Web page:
• The spacecraft consists of an orbiter, a lander and a rover.
  • Launched in 2020 on a Long March 5 rocket from Xichang, China.
  • Landing site: Somewhere in Utopia Planitia, a vast plain in Mars’ northern latitudes and the same place NASA’s Viking 2 mission landed in the 1970s.

There are five core science objectives:

  • Create a geological map of Mars.
  • Explore the characteristics of the Martian soil and potentially locate water-ice deposits.
  • Analyze the surface material composition.
  • Investigate the Martian atmosphere and climate at the surface.
  • Understand the electromagnetic and gravitational fields of the planet.

Disaster Management Act

In News:

Invoking the Disaster Management Act, the Centre has ordered States that all liquid oxygen, including the existing stock with private plants, should be made available to the government and will be used for medical purposes only.

The order was issued by the Union Home Secretary, who is the Chairman of the National Executive Committee under the DM Act, 2005.

Implications:

Supply of oxygen will now be prohibited for industrial purposes, except for nine industries that include the pharmaceutical, petroleum, nuclear energy and steel sectors.

About Liquid oxygen:

It is the liquid form of molecular oxygen.

Liquid oxygen has a pale blue color and is strongly paramagnetic: it can be suspended between the poles of a powerful horseshoe magnet.

Because of its cryogenic nature, liquid oxygen can cause the materials it touches to become extremely brittle.

Liquid oxygen is also a very powerful oxidizing agent: organic materials will burn rapidly and energetically in liquid oxygen.

Uses:

In commerce, liquid oxygen is classified as an industrial gas and is widely used for industrial and medical purposes.

Liquid oxygen is the most common cryogenic liquid oxidizer propellant for spacecraft rocket applications, usually in combination with liquid hydrogen, kerosene or methane.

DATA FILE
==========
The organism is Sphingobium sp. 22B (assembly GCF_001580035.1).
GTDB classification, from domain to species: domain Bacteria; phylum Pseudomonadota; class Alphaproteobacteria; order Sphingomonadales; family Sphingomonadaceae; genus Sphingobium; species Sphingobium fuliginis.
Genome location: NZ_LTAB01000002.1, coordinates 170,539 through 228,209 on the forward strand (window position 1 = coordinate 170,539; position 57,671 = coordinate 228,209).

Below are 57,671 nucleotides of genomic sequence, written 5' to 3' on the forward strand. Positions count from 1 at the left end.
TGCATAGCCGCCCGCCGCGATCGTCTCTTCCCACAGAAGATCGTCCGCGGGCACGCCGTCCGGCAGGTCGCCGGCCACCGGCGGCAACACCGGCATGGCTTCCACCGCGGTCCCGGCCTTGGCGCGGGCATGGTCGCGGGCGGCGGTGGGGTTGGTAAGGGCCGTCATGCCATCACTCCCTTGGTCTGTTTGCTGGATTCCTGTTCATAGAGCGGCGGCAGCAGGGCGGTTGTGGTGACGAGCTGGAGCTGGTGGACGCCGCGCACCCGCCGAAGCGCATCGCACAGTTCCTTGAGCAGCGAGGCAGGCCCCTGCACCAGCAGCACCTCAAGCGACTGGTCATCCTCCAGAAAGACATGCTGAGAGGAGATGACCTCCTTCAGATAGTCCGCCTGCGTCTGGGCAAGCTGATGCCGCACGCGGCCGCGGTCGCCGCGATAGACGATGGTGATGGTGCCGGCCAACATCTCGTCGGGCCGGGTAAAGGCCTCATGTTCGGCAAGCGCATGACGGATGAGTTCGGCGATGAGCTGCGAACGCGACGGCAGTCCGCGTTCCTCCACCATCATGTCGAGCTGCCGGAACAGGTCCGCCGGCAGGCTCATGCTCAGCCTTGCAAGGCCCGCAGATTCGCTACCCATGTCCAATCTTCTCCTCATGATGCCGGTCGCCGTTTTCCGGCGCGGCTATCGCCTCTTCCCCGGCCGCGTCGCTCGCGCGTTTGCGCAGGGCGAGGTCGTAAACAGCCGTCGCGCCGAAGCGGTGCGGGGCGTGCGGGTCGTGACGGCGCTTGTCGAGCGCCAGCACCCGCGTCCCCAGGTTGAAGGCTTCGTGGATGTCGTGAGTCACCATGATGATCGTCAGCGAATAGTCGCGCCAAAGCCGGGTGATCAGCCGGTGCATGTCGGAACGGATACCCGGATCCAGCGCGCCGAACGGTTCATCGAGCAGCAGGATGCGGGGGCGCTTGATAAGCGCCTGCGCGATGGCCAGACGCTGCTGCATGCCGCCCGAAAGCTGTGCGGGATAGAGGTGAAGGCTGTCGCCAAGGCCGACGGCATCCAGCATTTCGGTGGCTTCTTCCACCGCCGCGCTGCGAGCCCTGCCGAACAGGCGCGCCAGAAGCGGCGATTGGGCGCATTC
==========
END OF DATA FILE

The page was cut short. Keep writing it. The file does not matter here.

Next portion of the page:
Previous orders:

On April 22, the Centre issued an order under the DM Act making the district magistrates and senior superintendents of police personally liable to allow unhindered inter-State movement of vehicles carrying medical oxygen and to ensure that the supply is not restricted to a particular State where the oxygen plant is located.

About the Disaster Management Act, 2005:

The stated object and purpose of the DM Act is to manage disasters, including preparation of mitigation strategies, capacity-building and more.

It came into force in India in January 2006.

The Act provides for “the effective management of disasters and for matters connected therewith or incidental thereto.”

The Act calls for the establishment of National Disaster Management Authority (NDMA), with the Prime Minister of India as chairperson.

The Act enjoins the Central Government to Constitute a National Executive Committee (NEC) to assist the National Authority.

All State Governments are mandated to establish a State Disaster Management Authority (SDMA).

Powers given to the Centre:

Power bestowed by DM Act on Central Government and NDMA are extensive.

The Central Government, irrespective of any law in force (including over-riding powers) can issue any directions to any authority anywhere in India to facilitate or assist in the disaster management.

Importantly, any such directions issued by Central Government and NDMA must necessarily be followed the Union Ministries, State Governments and State Disaster Management Authorities.

In order to achieve all these, the prime minister can exercise all powers of NDMA (S 6(3)). This ensures that there is adequate political and constitutional heft behind the decisions made.